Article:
However, let us see if we can unpack your views on democracy. On other threads you have constantly defended George Bush for trying to impose “democracy” on Iraq. Am I to believe that what he/you really mean by this is that he is imposing a “republic” on Iraq? Or is a “republic” too good for Iraq?

Could you define what you mean by a republic? My dictionary says it means: “A state whose head is not a monarch. A state in which supreme power resides in the people and is exercised by their elected representatives governing according to law.” However, you appear to be under the impression that a republic is something different from this.

And by the way it was the educated judgment of the Supreme Court that gave us Bush II in 2000.  But it was after his four years in office that the American public considered his performance and considered the alternative and then handily re-elected Bush in 2004.  Something left-oriented intellectuals will NEVER understand, I acknowledge.  I think it was William F. Buckley who once said he would rather be governed by the first 100 people in the Boston phone book than by 100 professors at Harvard.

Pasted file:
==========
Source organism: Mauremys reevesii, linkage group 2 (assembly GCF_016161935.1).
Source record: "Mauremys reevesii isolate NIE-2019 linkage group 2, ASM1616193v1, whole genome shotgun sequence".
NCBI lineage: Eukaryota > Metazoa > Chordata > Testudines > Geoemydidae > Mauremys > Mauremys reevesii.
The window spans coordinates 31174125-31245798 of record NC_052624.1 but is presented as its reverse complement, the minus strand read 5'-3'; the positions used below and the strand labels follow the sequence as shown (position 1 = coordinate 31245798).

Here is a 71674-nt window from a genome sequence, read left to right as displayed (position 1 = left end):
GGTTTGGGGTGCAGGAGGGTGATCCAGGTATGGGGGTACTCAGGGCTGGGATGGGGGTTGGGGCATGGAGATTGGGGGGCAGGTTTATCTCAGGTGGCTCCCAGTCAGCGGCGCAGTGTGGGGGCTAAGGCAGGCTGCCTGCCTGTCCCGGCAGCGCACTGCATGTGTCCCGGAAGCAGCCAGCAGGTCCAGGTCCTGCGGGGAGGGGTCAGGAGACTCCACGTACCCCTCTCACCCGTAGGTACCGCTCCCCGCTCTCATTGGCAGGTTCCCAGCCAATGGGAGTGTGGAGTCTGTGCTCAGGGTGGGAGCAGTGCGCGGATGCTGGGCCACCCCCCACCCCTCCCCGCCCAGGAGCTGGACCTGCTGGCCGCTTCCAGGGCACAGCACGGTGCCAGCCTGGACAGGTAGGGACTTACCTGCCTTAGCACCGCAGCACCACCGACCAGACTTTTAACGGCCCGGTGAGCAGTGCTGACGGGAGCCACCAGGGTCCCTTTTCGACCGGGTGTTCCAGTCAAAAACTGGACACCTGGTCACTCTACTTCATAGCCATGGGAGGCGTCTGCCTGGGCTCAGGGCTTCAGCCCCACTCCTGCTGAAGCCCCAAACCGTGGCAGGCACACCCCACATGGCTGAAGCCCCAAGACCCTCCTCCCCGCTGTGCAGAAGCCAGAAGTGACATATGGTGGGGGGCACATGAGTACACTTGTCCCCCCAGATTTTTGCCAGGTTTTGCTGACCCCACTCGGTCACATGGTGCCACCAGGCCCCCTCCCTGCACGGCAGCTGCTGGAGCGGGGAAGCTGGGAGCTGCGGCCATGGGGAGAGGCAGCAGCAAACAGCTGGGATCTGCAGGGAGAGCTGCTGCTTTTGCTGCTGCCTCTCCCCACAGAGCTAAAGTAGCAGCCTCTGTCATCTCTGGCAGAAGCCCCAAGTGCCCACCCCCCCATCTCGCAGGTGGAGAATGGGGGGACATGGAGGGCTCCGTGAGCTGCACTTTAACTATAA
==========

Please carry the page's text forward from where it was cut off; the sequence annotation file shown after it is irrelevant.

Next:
Was it educated judgement or did it have something to do with the party allegiances of the judges?

I find William F. Buckley’s views very strange. He seems to be saying that he would rather be ruled by the unintelligent than the intelligent members of society. I assume this explains why Buckley is a strong supporter of Bush. I suppose by quoting Buckley you are suggesting you agree with him. Can you explain why you think this is a good idea? How does this fit into your views on democracy?